"There's only one hard and fast rule in running: sometimes you have to run one hard and fast."

Tuesday, September 4, 2012

On the Sawtooth Record

John, the Superior Sawtooth 100's race director, is talking about how many fast runners there are this year and the possibility of a course record. The weather's co-operating, but I don't think the record's going to fall. I haven't looked up race results for out-of-staters, so there may be someone off my radar, but the person most likely to go for the record would be Chris Gardner, who was only 16 minutes off the record in 2008 and was ahead of record pace as late as 90 miles. He's been quiet this year; I haven't heard much about how his training has been going - he never enters a race unless he's ready, though. Without seeing that he's done any fast ultras this year, I'd have to think being four years older will be the difference.

The record of 21:42 isn't exactly soft, but 21:30 or even 21:15 is possible with the talent that's run the race in the past. The winners have been 2:31-2:36 marathoners. Anyone who could do a marathon in 2:15 is probably too much of a road marathon specialist to do well at a trail 100, but there hasn't been an elite-class ultrarunner entered in the race, either (and you can probably name all of them yourself, if you're reading this).

What's the ultimate record time for Sawtooth, the time that could be done under perfect conditions? I think 20:00. There's a nice 3:1 ratio between finish times at Sawtooth and the Voyageur 50, with Voyageur usually won in about 7:15-7:30 (Gardner won in 6:55 in 2010), which leads to Sawtooth times in 21:45-22:30, which would be fast winning times. The reason I use this is that Scott Jurek set the record at Voyageur at 6:41, after a number of tries, and that's the best elite-level comparison that can be made; three times that is 20 hours.

I used three different methods to come up with split times for a 20 hour Sawtooth and what I found was interesting (to me, at least):
Split Rock 1:16-1:32
Beaver Bay 3:20-3:30
Silver Bay 4:13-4:26
Tettegouche 6:04-6:24
Co. Rd 6 7:56-8:10
Finland 9:19-9:34
Sonju 10:40-10:54
Crosby 11:19-11:34
Sugarloaf 14:03
Cramer 15:07
Temperance 16:20
Sawbill 17:30
Oberg 18:35
Lutsen 20:00

Looking at Gardner's actual splits when he ran it, he was as much as a half hour ahead of pace at Co. Rd. 6 and only 7 minutes behind at Sugarloaf. That doesn't mean he could've run sub-20, though; as tough as he is, he's more of a 50 Mile/100K runner and not a night-running specialist. Adam Schwartz-Lowe has shown how fast the night sections can be done and his 149 minutes from Crosby to Sugarloaf is (coincidentally) exactly what I have in my splits above. Also worth noting is that Helen Lavin's splits through the first 4 aid stations are proportional to what I have listed; in other words, she ran exactly perfectly even splits for 40 miles, which wouldn't surprise anyone who's raced against her.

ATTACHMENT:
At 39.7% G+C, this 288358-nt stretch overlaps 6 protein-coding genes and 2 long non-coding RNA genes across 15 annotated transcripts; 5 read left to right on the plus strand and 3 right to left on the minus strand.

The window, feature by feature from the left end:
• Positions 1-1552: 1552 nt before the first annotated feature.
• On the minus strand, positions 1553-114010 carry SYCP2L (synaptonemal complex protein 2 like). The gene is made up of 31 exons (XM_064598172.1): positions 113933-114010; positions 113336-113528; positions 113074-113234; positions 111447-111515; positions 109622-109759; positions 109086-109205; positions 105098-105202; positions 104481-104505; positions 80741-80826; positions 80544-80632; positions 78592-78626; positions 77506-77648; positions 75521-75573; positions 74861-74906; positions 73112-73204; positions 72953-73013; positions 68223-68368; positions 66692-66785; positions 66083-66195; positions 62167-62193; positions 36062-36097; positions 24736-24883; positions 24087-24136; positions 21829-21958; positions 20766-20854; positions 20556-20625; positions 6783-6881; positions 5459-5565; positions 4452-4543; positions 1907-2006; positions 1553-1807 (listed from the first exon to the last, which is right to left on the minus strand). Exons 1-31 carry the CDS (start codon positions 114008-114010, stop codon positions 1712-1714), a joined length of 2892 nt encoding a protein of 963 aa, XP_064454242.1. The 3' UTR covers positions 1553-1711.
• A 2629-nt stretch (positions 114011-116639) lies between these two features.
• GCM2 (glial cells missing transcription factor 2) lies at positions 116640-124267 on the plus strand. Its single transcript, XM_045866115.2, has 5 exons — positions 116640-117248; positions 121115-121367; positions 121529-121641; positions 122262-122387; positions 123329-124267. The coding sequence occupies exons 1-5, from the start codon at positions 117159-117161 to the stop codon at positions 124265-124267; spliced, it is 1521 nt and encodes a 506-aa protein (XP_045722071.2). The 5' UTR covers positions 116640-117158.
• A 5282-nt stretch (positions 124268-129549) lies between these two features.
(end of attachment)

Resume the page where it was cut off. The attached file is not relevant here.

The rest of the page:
The common wisdom of the race has been that, as one can't run technical as fast at night, one should try to get in as many miles as possible before nightfall. Hitting Crosby by sunset has been the standard, and that's exactly what I have above. Several people have hit that mark, but none of them were capable of a 20 hour finish; they've run the first half too hard.


Men: Chris Gardner (22:10), Ben Hian, then any of: Joe Boler, Kevin Grabowski and Adam Schwartz-Lowe.

Update (Wednesday): Toss-up between Gardner and Hian. Steve Moore and James Kerby should finish before Boler and Grabowski and probably before Schwartz-Lowe. Thanks to those who caught the oversights!

Women: Sheryl Wheeler (26:55), then Rebecca George and Christi Nowak. Wheeler gets the nod because of experience, but the other two could be very fast in their first 100's. Kristina Folcik, Kim Martin, April Cole and Veronica Jarlehag also deserve consideration.

Added: This post needed a photo. Enjoy.

It was this, or start "Shark Week."


Anonymous said...

I thought I heard rumor that Jurek was coming to pace somebody this year? Is that no longer happening?

RIchard C

Edward Sandor said...

Ben Hian is pretty decent at this whole running thing. http://ultrasignup.com/results_participant.aspx?fname=Ben&lname=Hian

Anonymous said...

Jurek told me at his book signing that he was going to pace Dusty Olson. It doesn't look like Dusty signed up.
Gardner ran a 100 miles on a treadmill earlier this year. It'll be fun to see how well he does this time around.

Running with MTP said...

I would agree Ben Hian is a factor

As a younger man (2005) James Kerby ran Wetern States in 18:01

Likely a couple I do not recognize

There are so many factors to get right for a course record. Weather is as important and course knowledge (Knowing how to run it). Then there is all the things that have to go right for the runner personally - Pacing, nutrition, hydration + general body cooperating that day.